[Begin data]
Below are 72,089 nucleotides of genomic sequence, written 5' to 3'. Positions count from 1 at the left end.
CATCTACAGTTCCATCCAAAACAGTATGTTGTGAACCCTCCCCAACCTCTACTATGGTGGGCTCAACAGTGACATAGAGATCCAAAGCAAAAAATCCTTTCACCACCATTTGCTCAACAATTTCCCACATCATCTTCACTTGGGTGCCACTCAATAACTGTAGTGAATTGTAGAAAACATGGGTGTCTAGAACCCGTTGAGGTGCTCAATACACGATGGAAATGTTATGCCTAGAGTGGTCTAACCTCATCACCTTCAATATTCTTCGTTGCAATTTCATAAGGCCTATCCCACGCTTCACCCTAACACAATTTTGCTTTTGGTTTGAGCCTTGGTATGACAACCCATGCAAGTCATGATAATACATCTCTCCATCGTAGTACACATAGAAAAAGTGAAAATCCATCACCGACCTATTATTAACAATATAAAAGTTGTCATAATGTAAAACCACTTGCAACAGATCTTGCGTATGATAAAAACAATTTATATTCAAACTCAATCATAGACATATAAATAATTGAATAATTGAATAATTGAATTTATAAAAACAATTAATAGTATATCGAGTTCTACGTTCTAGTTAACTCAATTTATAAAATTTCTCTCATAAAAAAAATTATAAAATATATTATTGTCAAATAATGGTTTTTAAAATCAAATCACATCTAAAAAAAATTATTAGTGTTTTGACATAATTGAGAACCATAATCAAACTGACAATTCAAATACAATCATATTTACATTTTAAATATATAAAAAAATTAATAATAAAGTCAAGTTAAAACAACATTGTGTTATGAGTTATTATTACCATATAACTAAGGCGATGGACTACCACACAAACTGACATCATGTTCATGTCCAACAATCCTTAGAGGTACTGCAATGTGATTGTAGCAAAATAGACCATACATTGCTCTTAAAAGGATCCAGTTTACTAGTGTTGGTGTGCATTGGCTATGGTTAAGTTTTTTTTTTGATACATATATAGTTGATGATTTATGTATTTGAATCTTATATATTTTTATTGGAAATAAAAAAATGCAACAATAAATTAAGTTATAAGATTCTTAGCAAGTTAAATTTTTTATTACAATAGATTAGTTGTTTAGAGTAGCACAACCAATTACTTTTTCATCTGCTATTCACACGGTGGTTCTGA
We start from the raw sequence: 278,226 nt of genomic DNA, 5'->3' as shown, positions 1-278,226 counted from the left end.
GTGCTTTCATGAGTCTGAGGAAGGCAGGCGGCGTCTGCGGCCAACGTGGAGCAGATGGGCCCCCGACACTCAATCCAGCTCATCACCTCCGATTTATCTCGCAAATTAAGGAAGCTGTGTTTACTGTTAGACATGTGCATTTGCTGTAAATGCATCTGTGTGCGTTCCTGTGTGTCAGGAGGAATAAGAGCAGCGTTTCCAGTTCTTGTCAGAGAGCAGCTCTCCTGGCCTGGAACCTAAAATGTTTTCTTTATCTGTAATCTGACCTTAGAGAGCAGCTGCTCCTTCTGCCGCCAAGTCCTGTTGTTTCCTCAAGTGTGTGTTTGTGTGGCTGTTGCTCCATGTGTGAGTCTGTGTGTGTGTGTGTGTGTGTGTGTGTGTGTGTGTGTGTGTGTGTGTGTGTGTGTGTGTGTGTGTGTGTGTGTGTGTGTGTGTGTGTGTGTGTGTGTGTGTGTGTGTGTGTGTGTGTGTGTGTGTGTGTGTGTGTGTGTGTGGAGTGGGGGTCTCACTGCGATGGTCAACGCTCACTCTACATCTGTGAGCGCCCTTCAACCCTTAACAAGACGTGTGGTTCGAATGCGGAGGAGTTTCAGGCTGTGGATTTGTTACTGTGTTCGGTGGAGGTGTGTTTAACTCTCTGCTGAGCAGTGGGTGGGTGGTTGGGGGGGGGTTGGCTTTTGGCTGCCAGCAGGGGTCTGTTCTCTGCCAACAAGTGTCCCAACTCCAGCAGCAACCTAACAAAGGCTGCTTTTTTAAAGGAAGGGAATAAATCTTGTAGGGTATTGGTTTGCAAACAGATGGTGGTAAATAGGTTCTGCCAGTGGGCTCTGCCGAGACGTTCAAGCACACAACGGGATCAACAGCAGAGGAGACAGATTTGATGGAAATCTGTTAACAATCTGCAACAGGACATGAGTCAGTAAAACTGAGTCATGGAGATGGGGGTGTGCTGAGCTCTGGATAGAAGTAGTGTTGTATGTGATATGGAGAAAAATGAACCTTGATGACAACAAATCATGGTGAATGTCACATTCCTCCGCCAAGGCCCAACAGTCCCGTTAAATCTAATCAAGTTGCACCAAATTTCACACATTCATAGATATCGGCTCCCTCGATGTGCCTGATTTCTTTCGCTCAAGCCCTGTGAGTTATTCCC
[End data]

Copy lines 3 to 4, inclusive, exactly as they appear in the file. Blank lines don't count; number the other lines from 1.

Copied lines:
We start from the raw sequence: 278,226 nt of genomic DNA, 5'->3' as shown, positions 1-278,226 counted from the left end.
GTGCTTTCATGAGTCTGAGGAAGGCAGGCGGCGTCTGCGGCCAACGTGGAGCAGATGGGCCCCCGACACTCAATCCAGCTCATCACCTCCGATTTATCTCGCAAATTAAGGAAGCTGTGTTTACTGTTAGACATGTGCATTTGCTGTAAATGCATCTGTGTGCGTTCCTGTGTGTCAGGAGGAATAAGAGCAGCGTTTCCAGTTCTTGTCAGAGAGCAGCTCTCCTGGCCTGGAACCTAAAATGTTTTCTTTATCTGTAATCTGACCTTAGAGAGCAGCTGCTCCTTCTGCCGCCAAGTCCTGTTGTTTCCTCAAGTGTGTGTTTGTGTGGCTGTTGCTCCATGTGTGAGTCTGTGTGTGTGTGTGTGTGTGTGTGTGTGTGTGTGTGTGTGTGTGTGTGTGTGTGTGTGTGTGTGTGTGTGTGTGTGTGTGTGTGTGTGTGTGTGTGTGTGTGTGTGTGTGTGTGTGTGTGTGTGTGTGTGTGTGTGTGTGTGGAGTGGGGGTCTCACTGCGATGGTCAACGCTCACTCTACATCTGTGAGCGCCCTTCAACCCTTAACAAGACGTGTGGTTCGAATGCGGAGGAGTTTCAGGCTGTGGATTTGTTACTGTGTTCGGTGGAGGTGTGTTTAACTCTCTGCTGAGCAGTGGGTGGGTGGTTGGGGGGGGGTTGGCTTTTGGCTGCCAGCAGGGGTCTGTTCTCTGCCAACAAGTGTCCCAACTCCAGCAGCAACCTAACAAAGGCTGCTTTTTTAAAGGAAGGGAATAAATCTTGTAGGGTATTGGTTTGCAAACAGATGGTGGTAAATAGGTTCTGCCAGTGGGCTCTGCCGAGACGTTCAAGCACACAACGGGATCAACAGCAGAGGAGACAGATTTGATGGAAATCTGTTAACAATCTGCAACAGGACATGAGTCAGTAAAACTGAGTCATGGAGATGGGGGTGTGCTGAGCTCTGGATAGAAGTAGTGTTGTATGTGATATGGAGAAAAATGAACCTTGATGACAACAAATCATGGTGAATGTCACATTCCTCCGCCAAGGCCCAACAGTCCCGTTAAATCTAATCAAGTTGCACCAAATTTCACACATTCATAGATATCGGCTCCCTCGATGTGCCTGATTTCTTTCGCTCAAGCCCTGTGAGTTATTCCC